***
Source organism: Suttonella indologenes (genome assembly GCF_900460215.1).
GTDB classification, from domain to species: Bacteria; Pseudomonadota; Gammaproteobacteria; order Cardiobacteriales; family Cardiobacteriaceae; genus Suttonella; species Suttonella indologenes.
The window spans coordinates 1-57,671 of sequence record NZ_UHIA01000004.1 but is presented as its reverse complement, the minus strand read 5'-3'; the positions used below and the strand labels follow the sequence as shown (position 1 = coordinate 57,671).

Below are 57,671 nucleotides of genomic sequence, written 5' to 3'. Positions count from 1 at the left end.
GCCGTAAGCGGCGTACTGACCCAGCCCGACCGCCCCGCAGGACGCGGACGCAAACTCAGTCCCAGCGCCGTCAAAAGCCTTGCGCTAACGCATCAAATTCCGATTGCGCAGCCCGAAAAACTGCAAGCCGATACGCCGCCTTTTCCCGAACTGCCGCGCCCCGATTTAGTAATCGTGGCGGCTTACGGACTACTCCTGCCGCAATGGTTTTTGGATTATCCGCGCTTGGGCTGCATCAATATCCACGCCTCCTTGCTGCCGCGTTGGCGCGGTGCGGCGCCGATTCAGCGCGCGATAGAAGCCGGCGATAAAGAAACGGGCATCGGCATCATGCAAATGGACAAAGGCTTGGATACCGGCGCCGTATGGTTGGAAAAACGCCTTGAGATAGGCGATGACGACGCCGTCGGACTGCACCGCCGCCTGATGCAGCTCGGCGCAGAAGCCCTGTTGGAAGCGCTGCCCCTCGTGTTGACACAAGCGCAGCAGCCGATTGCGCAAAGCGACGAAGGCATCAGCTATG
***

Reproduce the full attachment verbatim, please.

Source organism: Suttonella indologenes (genome assembly GCF_900460215.1).
GTDB classification, from domain to species: Bacteria; Pseudomonadota; Gammaproteobacteria; order Cardiobacteriales; family Cardiobacteriaceae; genus Suttonella; species Suttonella indologenes.
The window spans coordinates 1-57,671 of sequence record NZ_UHIA01000004.1 but is presented as its reverse complement, the minus strand read 5'-3'; the positions used below and the strand labels follow the sequence as shown (position 1 = coordinate 57,671).

Below are 57,671 nucleotides of genomic sequence, written 5' to 3'. Positions count from 1 at the left end.
GCCGTAAGCGGCGTACTGACCCAGCCCGACCGCCCCGCAGGACGCGGACGCAAACTCAGTCCCAGCGCCGTCAAAAGCCTTGCGCTAACGCATCAAATTCCGATTGCGCAGCCCGAAAAACTGCAAGCCGATACGCCGCCTTTTCCCGAACTGCCGCGCCCCGATTTAGTAATCGTGGCGGCTTACGGACTACTCCTGCCGCAATGGTTTTTGGATTATCCGCGCTTGGGCTGCATCAATATCCACGCCTCCTTGCTGCCGCGTTGGCGCGGTGCGGCGCCGATTCAGCGCGCGATAGAAGCCGGCGATAAAGAAACGGGCATCGGCATCATGCAAATGGACAAAGGCTTGGATACCGGCGCCGTATGGTTGGAAAAACGCCTTGAGATAGGCGATGACGACGCCGTCGGACTGCACCGCCGCCTGATGCAGCTCGGCGCAGAAGCCCTGTTGGAAGCGCTGCCCCTCGTGTTGACACAAGCGCAGCAGCCGATTGCGCAAAGCGACGAAGGCATCAGCTATG